Private Karaoke Rooms Deemed Sufficiently Public ​to Constitute Public Performance

The court denied defendants’ motion for summary judgment that their alleged conduct did not constitute an infringement of plaintiff’s public performance right and rejected defendants’ argument that their establishments were not sufficiently public under § 106. “⁠[U]nlike the traditional American style of karaoke, the Korean karaoke displays and performances take place in private rooms and are seen and heard by only small groups. Defendants argue ‘there is no “public” aspect to the displays or performances that occur in the private rooms of Defendants’ venues.’ . . . Similar to the video rental stores in Columbia Pictures Industries, Inc. v. Redd Horne, Inc., 749 F.2d 154 (3d Cir. 1984), and Columbia Pictures Indus., Inc. v. Aveco, Inc., 800 F.2d 59 (3d Cir. 1986), any member of the public could pay the karaoke room rental-fee to perform songs at Defendants’ establishments. Although Defendants’ customers can sing their karaoke songs in private rooms, the existence of the private rooms does not diminish the fact that these establishments are open to the public. Because Defendants’ karaoke bars and clubs are public places, the ‘public’ element of a ‘public performance’ is satisfied . . . .”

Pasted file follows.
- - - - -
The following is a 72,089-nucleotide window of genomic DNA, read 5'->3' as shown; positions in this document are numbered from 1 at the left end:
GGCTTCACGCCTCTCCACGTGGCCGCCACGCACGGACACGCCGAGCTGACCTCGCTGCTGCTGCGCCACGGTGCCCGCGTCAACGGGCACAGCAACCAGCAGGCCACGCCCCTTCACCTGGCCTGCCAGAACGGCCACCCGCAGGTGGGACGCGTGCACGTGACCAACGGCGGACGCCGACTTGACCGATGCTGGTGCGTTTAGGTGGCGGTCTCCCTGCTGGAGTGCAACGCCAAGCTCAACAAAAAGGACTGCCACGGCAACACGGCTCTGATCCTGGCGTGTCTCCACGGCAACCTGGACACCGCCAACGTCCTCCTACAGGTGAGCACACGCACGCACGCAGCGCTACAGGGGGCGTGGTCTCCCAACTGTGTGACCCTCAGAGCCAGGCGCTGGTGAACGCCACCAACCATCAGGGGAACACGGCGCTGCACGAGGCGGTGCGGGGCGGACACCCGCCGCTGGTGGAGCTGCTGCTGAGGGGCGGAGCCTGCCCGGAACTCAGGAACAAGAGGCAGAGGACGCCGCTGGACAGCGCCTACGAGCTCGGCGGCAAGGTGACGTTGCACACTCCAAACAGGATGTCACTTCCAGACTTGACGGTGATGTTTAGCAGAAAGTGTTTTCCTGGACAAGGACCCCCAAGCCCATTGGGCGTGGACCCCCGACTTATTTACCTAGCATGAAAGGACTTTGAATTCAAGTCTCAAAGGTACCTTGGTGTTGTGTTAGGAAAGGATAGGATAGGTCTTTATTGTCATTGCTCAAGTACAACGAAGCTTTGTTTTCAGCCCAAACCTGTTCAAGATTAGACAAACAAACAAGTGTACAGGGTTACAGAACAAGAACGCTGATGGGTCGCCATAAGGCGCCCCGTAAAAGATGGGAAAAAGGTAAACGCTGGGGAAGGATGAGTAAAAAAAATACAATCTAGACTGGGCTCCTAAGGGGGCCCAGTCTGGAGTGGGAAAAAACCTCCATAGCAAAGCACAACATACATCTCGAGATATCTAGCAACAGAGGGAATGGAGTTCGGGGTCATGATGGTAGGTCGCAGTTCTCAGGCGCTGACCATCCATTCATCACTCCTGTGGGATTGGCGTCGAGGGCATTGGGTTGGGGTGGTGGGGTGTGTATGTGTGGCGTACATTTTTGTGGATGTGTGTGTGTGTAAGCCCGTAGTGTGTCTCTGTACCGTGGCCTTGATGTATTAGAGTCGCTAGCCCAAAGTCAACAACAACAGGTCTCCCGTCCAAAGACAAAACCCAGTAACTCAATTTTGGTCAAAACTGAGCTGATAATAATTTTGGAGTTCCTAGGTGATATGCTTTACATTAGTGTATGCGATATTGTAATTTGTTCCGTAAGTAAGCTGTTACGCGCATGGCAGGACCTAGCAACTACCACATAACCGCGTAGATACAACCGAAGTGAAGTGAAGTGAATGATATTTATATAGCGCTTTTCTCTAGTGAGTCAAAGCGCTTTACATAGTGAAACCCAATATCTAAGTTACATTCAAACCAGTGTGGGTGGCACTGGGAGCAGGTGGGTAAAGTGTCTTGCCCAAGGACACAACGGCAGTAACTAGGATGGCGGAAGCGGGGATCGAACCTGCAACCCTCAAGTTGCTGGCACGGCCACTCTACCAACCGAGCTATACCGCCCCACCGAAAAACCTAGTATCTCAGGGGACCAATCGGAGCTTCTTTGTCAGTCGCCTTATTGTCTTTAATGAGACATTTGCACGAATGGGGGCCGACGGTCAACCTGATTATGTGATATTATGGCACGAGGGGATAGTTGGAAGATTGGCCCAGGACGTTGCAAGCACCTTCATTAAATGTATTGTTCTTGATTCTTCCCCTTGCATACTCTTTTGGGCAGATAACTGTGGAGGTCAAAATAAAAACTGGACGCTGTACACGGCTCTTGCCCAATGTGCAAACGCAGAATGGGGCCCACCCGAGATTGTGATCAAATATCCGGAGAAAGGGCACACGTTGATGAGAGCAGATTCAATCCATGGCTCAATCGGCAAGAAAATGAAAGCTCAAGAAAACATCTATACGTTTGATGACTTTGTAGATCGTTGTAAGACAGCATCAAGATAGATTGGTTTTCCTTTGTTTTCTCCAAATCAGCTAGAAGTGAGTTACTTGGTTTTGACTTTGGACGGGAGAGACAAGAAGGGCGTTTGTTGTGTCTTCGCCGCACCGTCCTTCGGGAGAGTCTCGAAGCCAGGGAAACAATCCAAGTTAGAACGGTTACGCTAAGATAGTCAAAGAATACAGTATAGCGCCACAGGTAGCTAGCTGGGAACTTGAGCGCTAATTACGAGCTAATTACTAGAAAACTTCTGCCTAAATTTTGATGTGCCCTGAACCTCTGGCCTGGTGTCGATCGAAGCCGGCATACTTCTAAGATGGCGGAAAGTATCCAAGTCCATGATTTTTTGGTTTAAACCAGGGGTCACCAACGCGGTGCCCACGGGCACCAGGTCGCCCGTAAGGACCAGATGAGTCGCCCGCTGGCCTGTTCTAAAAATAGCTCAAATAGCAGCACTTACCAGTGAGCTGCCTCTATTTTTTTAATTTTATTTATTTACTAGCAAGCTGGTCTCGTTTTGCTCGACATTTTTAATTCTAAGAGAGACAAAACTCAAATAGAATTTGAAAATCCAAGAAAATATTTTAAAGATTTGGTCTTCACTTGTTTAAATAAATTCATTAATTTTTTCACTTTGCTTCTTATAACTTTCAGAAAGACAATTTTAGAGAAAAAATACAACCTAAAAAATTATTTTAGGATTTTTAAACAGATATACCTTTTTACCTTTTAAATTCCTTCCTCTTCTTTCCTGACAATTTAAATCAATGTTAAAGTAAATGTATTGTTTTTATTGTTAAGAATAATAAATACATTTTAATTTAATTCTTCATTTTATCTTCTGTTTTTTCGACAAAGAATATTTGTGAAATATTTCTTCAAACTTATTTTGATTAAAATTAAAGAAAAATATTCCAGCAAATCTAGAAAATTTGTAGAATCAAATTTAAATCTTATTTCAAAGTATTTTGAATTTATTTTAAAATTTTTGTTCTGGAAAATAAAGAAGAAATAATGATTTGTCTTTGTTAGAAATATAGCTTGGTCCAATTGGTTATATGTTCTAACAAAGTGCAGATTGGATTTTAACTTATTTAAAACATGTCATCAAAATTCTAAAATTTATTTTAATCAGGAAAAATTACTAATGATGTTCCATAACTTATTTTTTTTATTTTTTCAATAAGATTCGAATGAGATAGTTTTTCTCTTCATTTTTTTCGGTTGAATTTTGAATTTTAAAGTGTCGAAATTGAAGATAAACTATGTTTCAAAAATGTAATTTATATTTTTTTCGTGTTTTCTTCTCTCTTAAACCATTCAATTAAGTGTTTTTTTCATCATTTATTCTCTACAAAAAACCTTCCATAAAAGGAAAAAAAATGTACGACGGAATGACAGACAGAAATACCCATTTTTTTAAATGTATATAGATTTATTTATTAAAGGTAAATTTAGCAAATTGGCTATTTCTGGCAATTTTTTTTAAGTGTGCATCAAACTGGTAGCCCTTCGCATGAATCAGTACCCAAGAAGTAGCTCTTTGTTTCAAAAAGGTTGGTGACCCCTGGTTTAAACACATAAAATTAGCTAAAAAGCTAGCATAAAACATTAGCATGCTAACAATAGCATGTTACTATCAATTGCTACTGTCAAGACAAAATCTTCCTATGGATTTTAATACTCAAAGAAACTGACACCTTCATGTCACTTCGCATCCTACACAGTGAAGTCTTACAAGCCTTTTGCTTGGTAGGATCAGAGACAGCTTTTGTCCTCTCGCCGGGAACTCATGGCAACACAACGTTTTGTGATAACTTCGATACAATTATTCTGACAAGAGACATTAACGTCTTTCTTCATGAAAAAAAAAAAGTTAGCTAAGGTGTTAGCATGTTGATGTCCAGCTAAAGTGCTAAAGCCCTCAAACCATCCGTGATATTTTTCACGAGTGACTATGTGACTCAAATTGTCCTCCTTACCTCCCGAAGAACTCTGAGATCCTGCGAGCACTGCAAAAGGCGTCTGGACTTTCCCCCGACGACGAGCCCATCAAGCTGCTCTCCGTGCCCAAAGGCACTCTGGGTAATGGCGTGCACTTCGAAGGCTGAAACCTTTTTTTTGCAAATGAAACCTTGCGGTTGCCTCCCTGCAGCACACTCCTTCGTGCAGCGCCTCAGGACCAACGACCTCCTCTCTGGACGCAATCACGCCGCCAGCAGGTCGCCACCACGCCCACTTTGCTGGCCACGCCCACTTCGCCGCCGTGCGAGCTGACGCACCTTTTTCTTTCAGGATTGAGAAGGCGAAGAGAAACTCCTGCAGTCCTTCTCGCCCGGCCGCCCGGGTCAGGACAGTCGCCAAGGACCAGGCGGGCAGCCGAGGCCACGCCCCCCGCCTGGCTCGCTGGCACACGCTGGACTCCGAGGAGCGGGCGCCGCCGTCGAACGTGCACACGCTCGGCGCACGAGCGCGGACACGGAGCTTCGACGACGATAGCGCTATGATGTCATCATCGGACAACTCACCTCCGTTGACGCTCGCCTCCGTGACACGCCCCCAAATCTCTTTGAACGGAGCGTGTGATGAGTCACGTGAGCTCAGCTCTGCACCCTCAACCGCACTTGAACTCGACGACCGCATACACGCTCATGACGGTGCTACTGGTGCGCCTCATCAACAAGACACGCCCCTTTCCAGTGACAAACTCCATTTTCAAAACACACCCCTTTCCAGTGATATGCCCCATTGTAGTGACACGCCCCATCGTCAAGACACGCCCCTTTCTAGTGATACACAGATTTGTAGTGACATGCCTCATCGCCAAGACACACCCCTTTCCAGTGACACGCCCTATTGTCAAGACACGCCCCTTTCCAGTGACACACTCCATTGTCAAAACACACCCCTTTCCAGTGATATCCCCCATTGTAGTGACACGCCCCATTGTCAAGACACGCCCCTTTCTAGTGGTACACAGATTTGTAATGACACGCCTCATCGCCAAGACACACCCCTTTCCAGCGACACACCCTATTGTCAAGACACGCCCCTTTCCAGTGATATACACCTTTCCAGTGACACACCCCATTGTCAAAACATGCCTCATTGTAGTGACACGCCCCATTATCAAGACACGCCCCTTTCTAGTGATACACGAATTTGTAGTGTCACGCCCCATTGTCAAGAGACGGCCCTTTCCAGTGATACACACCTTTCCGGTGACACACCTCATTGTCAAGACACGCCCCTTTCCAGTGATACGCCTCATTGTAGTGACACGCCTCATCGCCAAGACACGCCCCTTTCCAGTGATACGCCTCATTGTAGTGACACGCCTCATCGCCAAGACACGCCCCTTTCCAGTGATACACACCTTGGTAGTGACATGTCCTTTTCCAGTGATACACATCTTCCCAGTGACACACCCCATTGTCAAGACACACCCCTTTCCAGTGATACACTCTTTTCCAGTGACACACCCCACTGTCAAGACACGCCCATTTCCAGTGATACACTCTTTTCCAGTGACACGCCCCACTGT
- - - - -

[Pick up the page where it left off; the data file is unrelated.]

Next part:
Beom Su Lee v. eBay Inc. et al, 2-17-cv-05179 (CACD 2018-02-08, Order) (Stephen V. Wilson)

2018-02-13T13:41:02+00:00February 13th, 2018|Copyright, Docket Report|